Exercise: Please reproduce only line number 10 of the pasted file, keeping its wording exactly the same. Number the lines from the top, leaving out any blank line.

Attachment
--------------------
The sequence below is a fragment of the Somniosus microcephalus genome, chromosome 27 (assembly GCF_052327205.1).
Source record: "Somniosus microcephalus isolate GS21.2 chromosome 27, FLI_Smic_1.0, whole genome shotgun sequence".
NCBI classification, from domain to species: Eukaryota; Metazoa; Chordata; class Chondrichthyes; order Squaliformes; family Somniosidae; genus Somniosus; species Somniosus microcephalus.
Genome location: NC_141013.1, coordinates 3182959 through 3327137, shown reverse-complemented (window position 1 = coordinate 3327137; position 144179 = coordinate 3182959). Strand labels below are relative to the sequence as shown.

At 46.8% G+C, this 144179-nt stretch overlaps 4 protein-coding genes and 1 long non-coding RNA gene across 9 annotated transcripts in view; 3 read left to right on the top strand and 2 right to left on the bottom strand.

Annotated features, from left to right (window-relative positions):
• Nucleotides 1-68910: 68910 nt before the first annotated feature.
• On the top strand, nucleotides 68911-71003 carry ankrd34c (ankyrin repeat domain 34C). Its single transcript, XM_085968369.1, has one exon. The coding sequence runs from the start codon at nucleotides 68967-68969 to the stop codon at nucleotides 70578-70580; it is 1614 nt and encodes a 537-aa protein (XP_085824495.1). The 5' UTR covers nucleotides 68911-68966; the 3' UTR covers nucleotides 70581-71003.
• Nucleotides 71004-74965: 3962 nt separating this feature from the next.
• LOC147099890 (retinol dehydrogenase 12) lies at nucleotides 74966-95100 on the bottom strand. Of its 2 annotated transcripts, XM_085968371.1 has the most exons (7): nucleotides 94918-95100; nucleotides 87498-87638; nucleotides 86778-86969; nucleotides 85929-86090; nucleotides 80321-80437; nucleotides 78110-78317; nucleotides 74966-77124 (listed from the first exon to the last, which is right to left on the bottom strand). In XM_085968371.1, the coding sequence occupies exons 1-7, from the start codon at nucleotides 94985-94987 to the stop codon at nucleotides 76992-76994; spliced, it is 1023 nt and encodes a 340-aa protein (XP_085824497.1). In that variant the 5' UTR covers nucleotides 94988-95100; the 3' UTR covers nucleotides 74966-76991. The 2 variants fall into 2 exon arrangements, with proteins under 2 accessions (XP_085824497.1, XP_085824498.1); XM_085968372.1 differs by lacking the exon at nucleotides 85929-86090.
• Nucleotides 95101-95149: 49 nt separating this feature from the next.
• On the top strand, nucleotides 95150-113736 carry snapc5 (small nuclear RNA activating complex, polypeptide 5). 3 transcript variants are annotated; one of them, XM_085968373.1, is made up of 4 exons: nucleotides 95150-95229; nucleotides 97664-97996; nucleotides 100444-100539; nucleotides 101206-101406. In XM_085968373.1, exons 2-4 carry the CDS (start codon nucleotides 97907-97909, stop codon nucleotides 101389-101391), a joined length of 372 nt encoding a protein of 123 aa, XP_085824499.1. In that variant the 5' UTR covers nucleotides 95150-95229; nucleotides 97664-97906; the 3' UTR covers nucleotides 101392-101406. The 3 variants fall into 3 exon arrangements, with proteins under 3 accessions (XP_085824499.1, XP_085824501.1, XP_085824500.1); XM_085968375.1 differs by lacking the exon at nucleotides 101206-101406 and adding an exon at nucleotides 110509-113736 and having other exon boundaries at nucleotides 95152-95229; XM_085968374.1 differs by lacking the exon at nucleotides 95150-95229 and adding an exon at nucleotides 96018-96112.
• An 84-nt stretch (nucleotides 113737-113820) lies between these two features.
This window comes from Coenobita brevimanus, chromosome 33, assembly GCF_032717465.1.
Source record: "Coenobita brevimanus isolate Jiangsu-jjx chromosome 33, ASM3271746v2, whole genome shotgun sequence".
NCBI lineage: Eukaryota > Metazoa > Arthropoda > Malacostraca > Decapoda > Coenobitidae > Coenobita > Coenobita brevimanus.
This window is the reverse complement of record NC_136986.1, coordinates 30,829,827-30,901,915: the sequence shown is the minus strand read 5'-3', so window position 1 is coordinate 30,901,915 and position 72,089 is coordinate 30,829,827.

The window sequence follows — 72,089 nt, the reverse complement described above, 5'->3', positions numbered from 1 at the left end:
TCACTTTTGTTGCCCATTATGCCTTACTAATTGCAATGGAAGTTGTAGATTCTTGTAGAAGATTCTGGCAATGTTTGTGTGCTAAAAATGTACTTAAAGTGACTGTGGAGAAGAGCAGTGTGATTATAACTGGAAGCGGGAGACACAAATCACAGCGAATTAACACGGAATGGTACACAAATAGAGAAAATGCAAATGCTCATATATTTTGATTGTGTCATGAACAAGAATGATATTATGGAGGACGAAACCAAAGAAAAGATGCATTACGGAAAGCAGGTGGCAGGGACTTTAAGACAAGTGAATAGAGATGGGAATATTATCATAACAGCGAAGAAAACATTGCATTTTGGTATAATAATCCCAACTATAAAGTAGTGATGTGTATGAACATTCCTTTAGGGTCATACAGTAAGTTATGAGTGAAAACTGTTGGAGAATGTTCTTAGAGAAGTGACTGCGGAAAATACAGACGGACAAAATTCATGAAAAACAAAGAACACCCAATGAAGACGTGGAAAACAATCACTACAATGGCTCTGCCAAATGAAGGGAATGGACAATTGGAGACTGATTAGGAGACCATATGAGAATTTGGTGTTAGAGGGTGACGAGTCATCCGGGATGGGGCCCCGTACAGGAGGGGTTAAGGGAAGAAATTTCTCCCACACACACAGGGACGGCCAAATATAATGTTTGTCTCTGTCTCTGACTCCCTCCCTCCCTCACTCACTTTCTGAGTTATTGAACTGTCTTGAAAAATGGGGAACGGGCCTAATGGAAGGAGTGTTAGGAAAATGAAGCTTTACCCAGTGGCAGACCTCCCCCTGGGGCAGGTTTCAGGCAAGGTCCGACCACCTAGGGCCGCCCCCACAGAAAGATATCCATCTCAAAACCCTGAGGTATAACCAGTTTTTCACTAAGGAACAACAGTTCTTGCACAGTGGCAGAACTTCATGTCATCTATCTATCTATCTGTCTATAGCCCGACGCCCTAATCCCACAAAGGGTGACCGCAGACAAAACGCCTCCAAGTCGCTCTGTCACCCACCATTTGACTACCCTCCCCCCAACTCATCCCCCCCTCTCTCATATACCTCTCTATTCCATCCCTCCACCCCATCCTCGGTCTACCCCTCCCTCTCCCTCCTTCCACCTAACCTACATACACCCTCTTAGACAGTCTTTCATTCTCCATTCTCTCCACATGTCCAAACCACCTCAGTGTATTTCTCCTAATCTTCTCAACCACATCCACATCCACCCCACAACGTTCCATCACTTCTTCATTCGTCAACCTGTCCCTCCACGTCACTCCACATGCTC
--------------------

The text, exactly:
• LOC147099890 (retinol dehydrogenase 12) lies at nucleotides 74966-95100 on the bottom strand. Of its 2 annotated transcripts, XM_085968371.1 has the most exons (7): nucleotides 94918-95100; nucleotides 87498-87638; nucleotides 86778-86969; nucleotides 85929-86090; nucleotides 80321-80437; nucleotides 78110-78317; nucleotides 74966-77124 (listed from the first exon to the last, which is right to left on the bottom strand). In XM_085968371.1, the coding sequence occupies exons 1-7, from the start codon at nucleotides 94985-94987 to the stop codon at nucleotides 76992-76994; spliced, it is 1023 nt and encodes a 340-aa protein (XP_085824497.1). In that variant the 5' UTR covers nucleotides 94988-95100; the 3' UTR covers nucleotides 74966-76991. The 2 variants fall into 2 exon arrangements, with proteins under 2 accessions (XP_085824497.1, XP_085824498.1); XM_085968372.1 differs by lacking the exon at nucleotides 85929-86090.